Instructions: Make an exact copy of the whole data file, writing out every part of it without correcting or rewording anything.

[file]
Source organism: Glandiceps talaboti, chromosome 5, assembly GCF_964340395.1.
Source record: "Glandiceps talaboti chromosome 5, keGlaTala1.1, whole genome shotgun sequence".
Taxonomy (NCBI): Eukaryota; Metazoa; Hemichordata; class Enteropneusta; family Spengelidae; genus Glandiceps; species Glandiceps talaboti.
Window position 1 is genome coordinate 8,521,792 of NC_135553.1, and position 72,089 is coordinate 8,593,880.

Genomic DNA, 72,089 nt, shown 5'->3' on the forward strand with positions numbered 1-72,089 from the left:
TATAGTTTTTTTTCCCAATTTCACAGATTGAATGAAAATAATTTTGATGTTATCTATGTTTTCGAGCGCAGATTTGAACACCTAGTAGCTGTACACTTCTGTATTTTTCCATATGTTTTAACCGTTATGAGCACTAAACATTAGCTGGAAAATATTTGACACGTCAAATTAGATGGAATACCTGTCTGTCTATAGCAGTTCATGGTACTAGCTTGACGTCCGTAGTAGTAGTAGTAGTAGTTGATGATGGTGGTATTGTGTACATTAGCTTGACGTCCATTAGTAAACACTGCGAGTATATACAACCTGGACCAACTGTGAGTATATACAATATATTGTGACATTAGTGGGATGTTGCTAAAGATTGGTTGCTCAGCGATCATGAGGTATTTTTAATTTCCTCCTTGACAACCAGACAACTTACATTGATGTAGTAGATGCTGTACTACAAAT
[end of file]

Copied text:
Source organism: Glandiceps talaboti, chromosome 5, assembly GCF_964340395.1.
Source record: "Glandiceps talaboti chromosome 5, keGlaTala1.1, whole genome shotgun sequence".
Taxonomy (NCBI): Eukaryota; Metazoa; Hemichordata; class Enteropneusta; family Spengelidae; genus Glandiceps; species Glandiceps talaboti.
Window position 1 is genome coordinate 8,521,792 of NC_135553.1, and position 72,089 is coordinate 8,593,880.

Genomic DNA, 72,089 nt, shown 5'->3' on the forward strand with positions numbered 1-72,089 from the left:
TATAGTTTTTTTTCCCAATTTCACAGATTGAATGAAAATAATTTTGATGTTATCTATGTTTTCGAGCGCAGATTTGAACACCTAGTAGCTGTACACTTCTGTATTTTTCCATATGTTTTAACCGTTATGAGCACTAAACATTAGCTGGAAAATATTTGACACGTCAAATTAGATGGAATACCTGTCTGTCTATAGCAGTTCATGGTACTAGCTTGACGTCCGTAGTAGTAGTAGTAGTAGTTGATGATGGTGGTATTGTGTACATTAGCTTGACGTCCATTAGTAAACACTGCGAGTATATACAACCTGGACCAACTGTGAGTATATACAATATATTGTGACATTAGTGGGATGTTGCTAAAGATTGGTTGCTCAGCGATCATGAGGTATTTTTAATTTCCTCCTTGACAACCAGACAACTTACATTGATGTAGTAGATGCTGTACTACAAAT